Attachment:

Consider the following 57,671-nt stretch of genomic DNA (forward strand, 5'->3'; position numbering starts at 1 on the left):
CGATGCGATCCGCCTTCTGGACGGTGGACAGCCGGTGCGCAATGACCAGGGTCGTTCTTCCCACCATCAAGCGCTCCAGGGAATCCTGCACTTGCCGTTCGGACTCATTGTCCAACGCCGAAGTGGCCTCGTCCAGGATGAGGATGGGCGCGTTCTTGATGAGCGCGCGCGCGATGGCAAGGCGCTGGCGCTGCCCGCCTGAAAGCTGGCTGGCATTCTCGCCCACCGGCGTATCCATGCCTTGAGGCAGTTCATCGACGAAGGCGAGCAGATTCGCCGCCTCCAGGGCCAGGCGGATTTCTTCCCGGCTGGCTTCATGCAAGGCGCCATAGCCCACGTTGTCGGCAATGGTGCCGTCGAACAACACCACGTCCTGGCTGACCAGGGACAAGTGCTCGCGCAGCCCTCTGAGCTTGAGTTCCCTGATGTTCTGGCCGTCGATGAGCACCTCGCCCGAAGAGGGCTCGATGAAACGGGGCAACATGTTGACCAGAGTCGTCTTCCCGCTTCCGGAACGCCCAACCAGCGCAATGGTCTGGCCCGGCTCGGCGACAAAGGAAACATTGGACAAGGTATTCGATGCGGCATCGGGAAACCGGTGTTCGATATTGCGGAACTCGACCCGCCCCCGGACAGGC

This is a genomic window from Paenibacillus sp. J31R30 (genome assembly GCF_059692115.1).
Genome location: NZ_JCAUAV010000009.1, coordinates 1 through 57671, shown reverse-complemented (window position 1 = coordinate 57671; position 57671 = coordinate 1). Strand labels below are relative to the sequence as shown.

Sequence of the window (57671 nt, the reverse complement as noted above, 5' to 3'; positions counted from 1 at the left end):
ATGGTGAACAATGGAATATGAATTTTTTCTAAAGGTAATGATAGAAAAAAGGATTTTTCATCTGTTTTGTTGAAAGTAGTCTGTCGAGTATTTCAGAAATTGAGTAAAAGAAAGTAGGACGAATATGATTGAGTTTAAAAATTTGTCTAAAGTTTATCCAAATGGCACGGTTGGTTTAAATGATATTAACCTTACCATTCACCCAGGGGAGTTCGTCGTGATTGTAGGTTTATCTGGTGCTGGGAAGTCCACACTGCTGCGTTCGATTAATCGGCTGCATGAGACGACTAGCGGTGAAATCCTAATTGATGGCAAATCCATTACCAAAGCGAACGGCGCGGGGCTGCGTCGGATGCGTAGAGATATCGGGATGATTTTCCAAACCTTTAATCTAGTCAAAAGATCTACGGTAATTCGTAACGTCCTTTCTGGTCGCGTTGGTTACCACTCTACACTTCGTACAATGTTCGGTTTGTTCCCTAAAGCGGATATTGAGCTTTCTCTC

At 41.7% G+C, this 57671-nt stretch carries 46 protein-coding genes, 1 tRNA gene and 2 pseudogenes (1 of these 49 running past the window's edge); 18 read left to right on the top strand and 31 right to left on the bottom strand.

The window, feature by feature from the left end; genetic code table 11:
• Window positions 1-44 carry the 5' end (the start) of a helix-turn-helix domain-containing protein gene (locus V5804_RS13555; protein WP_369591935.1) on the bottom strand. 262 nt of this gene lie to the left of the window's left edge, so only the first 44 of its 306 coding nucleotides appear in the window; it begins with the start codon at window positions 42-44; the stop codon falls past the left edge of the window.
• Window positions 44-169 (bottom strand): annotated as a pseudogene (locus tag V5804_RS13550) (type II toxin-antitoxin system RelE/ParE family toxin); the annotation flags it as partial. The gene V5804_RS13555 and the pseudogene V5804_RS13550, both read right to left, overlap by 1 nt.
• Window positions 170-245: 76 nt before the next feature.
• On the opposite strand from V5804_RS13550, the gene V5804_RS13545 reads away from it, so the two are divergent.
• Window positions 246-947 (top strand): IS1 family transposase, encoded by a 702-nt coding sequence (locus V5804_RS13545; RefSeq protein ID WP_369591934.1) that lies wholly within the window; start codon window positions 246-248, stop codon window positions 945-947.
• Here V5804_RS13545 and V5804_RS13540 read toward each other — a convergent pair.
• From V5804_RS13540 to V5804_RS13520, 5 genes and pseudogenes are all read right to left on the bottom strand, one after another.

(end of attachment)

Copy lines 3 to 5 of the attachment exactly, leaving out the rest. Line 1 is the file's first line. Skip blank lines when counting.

This is a genomic window from Paenibacillus sp. J31R30 (genome assembly GCF_059692115.1).
Genome location: NZ_JCAUAV010000009.1, coordinates 1 through 57671, shown reverse-complemented (window position 1 = coordinate 57671; position 57671 = coordinate 1). Strand labels below are relative to the sequence as shown.

Sequence of the window (57671 nt, the reverse complement as noted above, 5' to 3'; positions counted from 1 at the left end):